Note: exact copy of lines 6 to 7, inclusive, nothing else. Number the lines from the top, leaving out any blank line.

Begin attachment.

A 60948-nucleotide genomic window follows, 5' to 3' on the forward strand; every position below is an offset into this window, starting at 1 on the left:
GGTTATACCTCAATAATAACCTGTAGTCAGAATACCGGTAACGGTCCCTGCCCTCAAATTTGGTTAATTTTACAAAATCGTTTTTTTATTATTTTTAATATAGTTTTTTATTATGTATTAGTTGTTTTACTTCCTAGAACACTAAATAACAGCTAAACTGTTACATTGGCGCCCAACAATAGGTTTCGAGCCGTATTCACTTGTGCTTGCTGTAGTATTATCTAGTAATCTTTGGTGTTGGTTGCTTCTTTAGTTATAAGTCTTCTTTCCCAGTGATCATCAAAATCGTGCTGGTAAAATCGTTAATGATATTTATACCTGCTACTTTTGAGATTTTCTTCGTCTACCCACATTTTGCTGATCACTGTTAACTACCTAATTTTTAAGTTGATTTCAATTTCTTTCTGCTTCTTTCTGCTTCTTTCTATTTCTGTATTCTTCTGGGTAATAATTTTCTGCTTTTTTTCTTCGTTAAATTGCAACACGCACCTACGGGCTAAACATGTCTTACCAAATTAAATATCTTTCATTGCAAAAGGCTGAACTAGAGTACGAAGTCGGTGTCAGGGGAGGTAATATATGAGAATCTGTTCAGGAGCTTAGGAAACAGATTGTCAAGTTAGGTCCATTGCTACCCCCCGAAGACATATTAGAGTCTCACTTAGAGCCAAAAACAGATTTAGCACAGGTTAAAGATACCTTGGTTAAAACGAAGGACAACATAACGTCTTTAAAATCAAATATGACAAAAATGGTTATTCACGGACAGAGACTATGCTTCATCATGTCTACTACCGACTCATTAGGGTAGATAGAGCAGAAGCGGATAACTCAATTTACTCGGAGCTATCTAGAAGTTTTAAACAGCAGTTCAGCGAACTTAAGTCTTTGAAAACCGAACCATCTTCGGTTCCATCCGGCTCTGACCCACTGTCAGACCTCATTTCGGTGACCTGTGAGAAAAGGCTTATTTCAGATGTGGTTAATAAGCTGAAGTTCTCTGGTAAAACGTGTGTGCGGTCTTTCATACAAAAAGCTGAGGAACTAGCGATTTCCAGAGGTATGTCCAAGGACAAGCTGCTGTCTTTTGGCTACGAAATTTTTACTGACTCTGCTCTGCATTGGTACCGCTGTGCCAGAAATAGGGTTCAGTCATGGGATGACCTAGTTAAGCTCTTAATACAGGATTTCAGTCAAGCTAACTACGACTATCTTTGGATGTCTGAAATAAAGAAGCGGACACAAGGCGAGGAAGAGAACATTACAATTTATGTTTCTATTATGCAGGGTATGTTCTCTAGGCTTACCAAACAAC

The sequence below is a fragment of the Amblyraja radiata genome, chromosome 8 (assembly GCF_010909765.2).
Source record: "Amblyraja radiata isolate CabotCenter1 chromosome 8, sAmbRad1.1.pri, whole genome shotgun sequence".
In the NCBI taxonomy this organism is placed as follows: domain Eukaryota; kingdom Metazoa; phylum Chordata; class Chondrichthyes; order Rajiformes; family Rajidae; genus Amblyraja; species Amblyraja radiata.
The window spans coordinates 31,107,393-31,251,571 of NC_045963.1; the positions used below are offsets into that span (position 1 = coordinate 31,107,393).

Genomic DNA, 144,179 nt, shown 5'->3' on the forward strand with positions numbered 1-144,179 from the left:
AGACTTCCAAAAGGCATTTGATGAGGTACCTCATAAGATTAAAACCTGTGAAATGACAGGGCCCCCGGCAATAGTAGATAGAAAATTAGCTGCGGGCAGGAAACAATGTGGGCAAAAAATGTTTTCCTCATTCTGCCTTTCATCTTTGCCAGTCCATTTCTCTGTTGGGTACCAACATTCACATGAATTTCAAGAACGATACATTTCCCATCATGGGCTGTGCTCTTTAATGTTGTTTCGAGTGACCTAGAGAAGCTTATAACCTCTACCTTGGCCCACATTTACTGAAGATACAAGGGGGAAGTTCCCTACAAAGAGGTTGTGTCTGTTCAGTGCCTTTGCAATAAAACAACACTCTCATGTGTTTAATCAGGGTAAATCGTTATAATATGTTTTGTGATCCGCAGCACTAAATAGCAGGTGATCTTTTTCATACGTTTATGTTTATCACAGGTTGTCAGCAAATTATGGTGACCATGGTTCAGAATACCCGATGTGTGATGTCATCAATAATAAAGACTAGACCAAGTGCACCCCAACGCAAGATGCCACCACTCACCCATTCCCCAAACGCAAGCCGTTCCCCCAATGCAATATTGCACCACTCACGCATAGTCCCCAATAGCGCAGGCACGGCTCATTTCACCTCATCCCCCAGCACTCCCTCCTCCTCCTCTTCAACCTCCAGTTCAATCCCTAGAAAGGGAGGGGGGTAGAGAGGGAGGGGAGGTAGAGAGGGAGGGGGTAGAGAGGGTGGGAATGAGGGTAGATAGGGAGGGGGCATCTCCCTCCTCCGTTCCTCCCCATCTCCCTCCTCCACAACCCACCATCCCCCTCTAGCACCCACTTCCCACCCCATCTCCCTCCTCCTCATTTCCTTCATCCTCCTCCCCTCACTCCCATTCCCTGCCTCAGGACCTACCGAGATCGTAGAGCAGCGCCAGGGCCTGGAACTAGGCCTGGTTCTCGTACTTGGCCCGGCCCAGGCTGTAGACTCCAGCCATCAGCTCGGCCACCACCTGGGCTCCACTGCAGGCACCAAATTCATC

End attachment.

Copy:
The window spans coordinates 31,107,393-31,251,571 of NC_045963.1; the positions used below are offsets into that span (position 1 = coordinate 31,107,393).

Genomic DNA, 144,179 nt, shown 5'->3' on the forward strand with positions numbered 1-144,179 from the left: